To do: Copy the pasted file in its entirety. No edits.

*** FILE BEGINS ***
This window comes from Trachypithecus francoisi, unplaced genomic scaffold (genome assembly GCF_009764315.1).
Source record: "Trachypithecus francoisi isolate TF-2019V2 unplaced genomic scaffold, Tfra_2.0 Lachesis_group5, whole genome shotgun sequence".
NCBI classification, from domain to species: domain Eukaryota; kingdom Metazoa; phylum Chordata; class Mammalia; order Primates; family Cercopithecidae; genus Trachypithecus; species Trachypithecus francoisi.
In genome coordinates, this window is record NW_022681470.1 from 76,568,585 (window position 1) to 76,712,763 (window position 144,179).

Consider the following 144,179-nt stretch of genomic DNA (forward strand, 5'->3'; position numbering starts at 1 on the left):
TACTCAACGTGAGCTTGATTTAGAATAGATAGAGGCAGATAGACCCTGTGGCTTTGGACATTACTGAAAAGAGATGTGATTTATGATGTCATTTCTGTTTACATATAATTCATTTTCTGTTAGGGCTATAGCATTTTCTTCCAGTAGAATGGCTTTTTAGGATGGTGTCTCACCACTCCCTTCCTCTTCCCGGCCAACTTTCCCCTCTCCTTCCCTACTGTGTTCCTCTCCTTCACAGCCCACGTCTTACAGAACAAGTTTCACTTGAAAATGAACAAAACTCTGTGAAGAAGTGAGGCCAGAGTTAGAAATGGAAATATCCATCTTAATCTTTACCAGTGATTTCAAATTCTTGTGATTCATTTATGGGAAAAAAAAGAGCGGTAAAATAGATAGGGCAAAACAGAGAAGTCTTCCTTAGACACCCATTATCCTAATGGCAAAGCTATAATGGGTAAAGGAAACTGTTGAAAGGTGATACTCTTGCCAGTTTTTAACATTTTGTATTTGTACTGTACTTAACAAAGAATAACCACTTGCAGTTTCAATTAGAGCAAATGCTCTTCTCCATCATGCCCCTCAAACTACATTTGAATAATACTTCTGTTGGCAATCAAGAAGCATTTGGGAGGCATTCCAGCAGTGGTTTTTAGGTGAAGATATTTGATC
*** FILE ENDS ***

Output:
This window comes from Trachypithecus francoisi, unplaced genomic scaffold (genome assembly GCF_009764315.1).
Source record: "Trachypithecus francoisi isolate TF-2019V2 unplaced genomic scaffold, Tfra_2.0 Lachesis_group5, whole genome shotgun sequence".
NCBI classification, from domain to species: domain Eukaryota; kingdom Metazoa; phylum Chordata; class Mammalia; order Primates; family Cercopithecidae; genus Trachypithecus; species Trachypithecus francoisi.
In genome coordinates, this window is record NW_022681470.1 from 76,568,585 (window position 1) to 76,712,763 (window position 144,179).

Consider the following 144,179-nt stretch of genomic DNA (forward strand, 5'->3'; position numbering starts at 1 on the left):
TACTCAACGTGAGCTTGATTTAGAATAGATAGAGGCAGATAGACCCTGTGGCTTTGGACATTACTGAAAAGAGATGTGATTTATGATGTCATTTCTGTTTACATATAATTCATTTTCTGTTAGGGCTATAGCATTTTCTTCCAGTAGAATGGCTTTTTAGGATGGTGTCTCACCACTCCCTTCCTCTTCCCGGCCAACTTTCCCCTCTCCTTCCCTACTGTGTTCCTCTCCTTCACAGCCCACGTCTTACAGAACAAGTTTCACTTGAAAATGAACAAAACTCTGTGAAGAAGTGAGGCCAGAGTTAGAAATGGAAATATCCATCTTAATCTTTACCAGTGATTTCAAATTCTTGTGATTCATTTATGGGAAAAAAAAGAGCGGTAAAATAGATAGGGCAAAACAGAGAAGTCTTCCTTAGACACCCATTATCCTAATGGCAAAGCTATAATGGGTAAAGGAAACTGTTGAAAGGTGATACTCTTGCCAGTTTTTAACATTTTGTATTTGTACTGTACTTAACAAAGAATAACCACTTGCAGTTTCAATTAGAGCAAATGCTCTTCTCCATCATGCCCCTCAAACTACATTTGAATAATACTTCTGTTGGCAATCAAGAAGCATTTGGGAGGCATTCCAGCAGTGGTTTTTAGGTGAAGATATTTGATC